We do not want to imply that "being nice" is all that is needed to get "the other side" to agree with you or to reach win-win agreements.  Many of our deep differences are based on fundamental moral differences and identity issues that people do not compromise about  So conflict is still inevitable.  But it doesn't have to be destructive.

In our earlier essay on civility, we suggested people follow five rules for what we call "constructive confrontation."  These include:

  1. Separating the people from the problem - reframing the relationship so you are working with the other side to solve a common problem, rather than framing the problem as being the stupid or evil person on the other side (for the same reasons as listed above).
  2. Obtaining and using reliable facts.  This is a very hot issue in 2017, of course, when all sides are throwing around accusations of "fake facts!" and both sides, in different circumstances, refuse to believe science when it asserts "facts."  Scientists need to make an extra effort to explain their processes and findings in language lay-people can understand, and work to rebuild trust.  People on all sides of political controversies, meanwhile, need to honestly examine where they are getting their "facts" from.  It may feel more comfortable denying that climate change is happening, but "science" and "facts" are going to rear their ugly heads anyway--as we are finding out currently with a string of Category 5 hurricanes and almost unprecedented fires (and resulting air pollution) across the Western United States.  
  3. Avoid the use of--and be alert to--the use of propaganda and other deliberate distortions of information.  The real truth is difficult enough.  If we make things seem even worse than they are--to try to make a point--we just lose credibility and make problem solving increasingly difficult.
  4. Use fair processes.  Civility requires that public issues be addressed in ways that are fair both in appearance and fact.  Public input needs to be honestly solicited and considered.  Adequate time should be taken to allow both decision makers and the public to actually read bills that are being voted on, and provisions of these bills need to be examined to determine social, economic, and environmental impacts.  The procedures being used by the Republicans in the Senate, introducing one "health care bill" after another in an attempt to repeal the Affordable Care Act (e.g., Obamacare) without allowing anyone to see the bill, without open debate, without waiting for a Congressional Budget Office examination of the impacts of each bill--is not civil behavior.  It is quite the opposite.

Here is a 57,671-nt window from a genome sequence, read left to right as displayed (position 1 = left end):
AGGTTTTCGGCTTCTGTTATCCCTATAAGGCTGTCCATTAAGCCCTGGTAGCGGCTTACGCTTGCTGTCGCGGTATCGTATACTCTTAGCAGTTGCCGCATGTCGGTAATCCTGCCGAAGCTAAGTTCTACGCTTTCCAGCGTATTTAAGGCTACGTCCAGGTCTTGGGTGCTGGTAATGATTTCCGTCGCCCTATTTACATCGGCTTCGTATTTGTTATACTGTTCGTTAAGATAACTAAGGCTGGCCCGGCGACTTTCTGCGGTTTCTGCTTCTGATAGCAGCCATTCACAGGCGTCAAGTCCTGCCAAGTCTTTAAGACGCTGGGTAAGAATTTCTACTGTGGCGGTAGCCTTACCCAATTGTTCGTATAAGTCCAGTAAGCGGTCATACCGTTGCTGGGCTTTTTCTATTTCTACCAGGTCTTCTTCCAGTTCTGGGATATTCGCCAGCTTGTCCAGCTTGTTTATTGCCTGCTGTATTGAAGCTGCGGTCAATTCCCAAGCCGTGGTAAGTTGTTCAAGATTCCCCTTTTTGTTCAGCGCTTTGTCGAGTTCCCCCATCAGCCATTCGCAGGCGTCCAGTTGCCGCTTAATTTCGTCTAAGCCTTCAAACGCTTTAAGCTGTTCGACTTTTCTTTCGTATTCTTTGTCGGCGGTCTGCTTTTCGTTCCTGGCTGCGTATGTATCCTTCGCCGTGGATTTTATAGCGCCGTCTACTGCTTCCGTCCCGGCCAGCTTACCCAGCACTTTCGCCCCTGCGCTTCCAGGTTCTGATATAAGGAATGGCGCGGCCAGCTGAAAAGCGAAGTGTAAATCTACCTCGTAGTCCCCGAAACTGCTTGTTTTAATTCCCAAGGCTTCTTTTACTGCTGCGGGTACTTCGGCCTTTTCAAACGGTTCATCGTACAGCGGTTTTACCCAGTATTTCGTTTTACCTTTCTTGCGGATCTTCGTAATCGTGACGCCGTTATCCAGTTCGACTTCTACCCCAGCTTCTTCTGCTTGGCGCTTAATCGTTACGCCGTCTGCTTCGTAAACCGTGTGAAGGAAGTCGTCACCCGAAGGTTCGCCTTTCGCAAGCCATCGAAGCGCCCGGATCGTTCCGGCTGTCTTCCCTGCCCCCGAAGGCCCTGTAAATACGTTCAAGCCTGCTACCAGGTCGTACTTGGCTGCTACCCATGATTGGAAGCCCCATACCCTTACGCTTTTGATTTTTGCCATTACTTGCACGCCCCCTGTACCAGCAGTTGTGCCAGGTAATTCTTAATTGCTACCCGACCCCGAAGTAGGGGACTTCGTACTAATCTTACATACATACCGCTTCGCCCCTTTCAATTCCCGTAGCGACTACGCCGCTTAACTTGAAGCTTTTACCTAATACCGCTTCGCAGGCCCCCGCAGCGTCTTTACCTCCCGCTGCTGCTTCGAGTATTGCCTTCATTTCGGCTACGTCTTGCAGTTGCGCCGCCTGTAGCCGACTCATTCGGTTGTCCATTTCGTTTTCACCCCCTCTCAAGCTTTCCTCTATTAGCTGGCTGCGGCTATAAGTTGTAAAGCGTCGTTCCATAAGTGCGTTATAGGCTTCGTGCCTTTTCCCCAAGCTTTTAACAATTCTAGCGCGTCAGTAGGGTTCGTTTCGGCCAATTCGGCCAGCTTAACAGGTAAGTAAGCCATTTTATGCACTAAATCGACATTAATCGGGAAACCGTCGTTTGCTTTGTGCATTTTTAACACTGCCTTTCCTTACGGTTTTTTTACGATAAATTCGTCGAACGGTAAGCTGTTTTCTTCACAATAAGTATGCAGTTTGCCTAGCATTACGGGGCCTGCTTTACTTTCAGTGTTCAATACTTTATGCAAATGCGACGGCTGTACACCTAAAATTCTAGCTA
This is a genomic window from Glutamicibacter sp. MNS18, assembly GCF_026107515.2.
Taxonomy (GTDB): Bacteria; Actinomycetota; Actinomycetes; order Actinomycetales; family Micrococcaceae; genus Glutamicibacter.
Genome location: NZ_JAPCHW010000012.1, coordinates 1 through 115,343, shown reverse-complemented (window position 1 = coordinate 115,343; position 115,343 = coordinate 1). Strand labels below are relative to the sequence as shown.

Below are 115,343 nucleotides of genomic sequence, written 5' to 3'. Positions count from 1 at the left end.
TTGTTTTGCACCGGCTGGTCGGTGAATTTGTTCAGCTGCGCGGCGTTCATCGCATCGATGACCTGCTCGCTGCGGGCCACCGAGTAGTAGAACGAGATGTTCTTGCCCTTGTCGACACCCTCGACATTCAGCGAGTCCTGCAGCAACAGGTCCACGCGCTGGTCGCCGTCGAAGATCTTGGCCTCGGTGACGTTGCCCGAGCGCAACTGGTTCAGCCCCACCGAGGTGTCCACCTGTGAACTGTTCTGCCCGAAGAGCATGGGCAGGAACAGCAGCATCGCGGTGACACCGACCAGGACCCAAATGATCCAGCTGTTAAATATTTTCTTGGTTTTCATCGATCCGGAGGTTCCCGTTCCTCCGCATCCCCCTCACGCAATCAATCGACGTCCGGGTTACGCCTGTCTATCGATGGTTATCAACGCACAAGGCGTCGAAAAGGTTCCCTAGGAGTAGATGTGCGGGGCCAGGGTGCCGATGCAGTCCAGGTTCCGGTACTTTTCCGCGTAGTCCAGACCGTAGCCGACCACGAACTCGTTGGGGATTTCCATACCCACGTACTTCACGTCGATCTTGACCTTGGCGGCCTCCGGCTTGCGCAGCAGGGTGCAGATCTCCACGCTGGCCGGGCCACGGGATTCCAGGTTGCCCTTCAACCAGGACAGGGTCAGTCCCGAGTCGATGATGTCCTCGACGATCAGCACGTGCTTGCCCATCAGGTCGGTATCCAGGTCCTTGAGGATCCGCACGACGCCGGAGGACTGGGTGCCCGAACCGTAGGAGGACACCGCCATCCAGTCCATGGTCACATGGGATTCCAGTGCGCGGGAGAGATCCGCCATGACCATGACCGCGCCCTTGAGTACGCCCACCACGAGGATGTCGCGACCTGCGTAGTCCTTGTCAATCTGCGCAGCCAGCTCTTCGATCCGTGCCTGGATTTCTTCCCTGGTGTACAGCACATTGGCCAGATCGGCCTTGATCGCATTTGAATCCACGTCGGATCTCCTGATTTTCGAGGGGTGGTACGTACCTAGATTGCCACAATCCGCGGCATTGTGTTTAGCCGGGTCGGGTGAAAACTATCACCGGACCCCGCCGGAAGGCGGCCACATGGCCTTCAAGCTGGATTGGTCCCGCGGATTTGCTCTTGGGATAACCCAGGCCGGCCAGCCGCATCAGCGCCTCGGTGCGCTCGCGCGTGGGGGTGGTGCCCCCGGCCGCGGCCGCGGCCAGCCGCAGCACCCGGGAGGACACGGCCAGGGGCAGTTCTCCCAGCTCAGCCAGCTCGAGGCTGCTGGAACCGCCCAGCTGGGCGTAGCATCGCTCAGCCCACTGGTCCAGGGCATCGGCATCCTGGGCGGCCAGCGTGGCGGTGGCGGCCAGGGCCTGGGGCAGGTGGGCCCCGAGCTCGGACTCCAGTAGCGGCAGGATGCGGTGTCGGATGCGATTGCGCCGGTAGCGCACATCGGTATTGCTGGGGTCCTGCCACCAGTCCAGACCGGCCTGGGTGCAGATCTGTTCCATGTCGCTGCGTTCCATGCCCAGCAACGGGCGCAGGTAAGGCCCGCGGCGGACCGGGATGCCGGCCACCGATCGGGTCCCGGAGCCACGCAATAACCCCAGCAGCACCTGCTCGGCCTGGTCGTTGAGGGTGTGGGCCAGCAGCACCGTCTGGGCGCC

5. Limit escalation.  Both escalation-avoidance and de-escalation strategies are necessary when in protracted, difficult conflicts to avoid making them even more protracted and difficult.  "Going in for the kill" seldom works--it usually just increases the resistance of the other side.  We have an entire essay on this topic, so I won't repeat that content here.  
  6. Limit the "backlash effect." People hate being forced to do things against their will.  So try to get people to act differently by using persuasion, based on broadly acceptable principles of fairness and widely-shared values.  This is often just as successful as force--yet it doesn't generate backlash.  Trading (hence negotiation) also works to get things you need without backlash--when you have someone on the other side who is willing to compromise. Force should be reserved for cases when it is absolutely necessary (meaning the other two power strategies have failed) --and then it should be legitimate uses of force--hence using accepted power strategies, not ones widely seen as excessive or illegitimate.
  7. Be Willing to Be Persuaded. Lastly, if we want people to listen to us when we try to explain to them why they should behave differently, we need to be willing to listen to them.  Put another way, no matter how sure we are that we are right, we need to be willing to seriously consider the possibility that we might be wrong.  We need to listen to and seriously think about the arguments that are being made against us, and consider why these arguments are being made.  Almost always there is some truth in what "the other side" says or feels--that's what makes it seem so dangerous to consider.  But if we do, we might be able to find a way out of our deeply divided society and into something that is more beneficial for everyone.

Heidi Burgess is a Founder and Co-Director of the University of Colorado Conflict Information Consortium. She holds a Ph.D. in Sociology and has been working in the conflict resolution field, as a scholar and a practitioner, since 1979. Her primary interests involve the study and management of intractable conflicts, public policy dispute resolution, and the dissemination of conflict resolution knowledge over the Internet. She is one of the creators and Co-Directors of the Intractable Conflict Knowledge Base Project (which is the "parent" of this website), and also co-created and co-directs CRInfo -- the Conflict Resolution Information Source. She is also one of the primary authors and creators of five online conflict resolution courses, and has edited and authored a number of books, journals, and articles on intractable conflicts and conflict resolution more generally. www.beyondintractability.org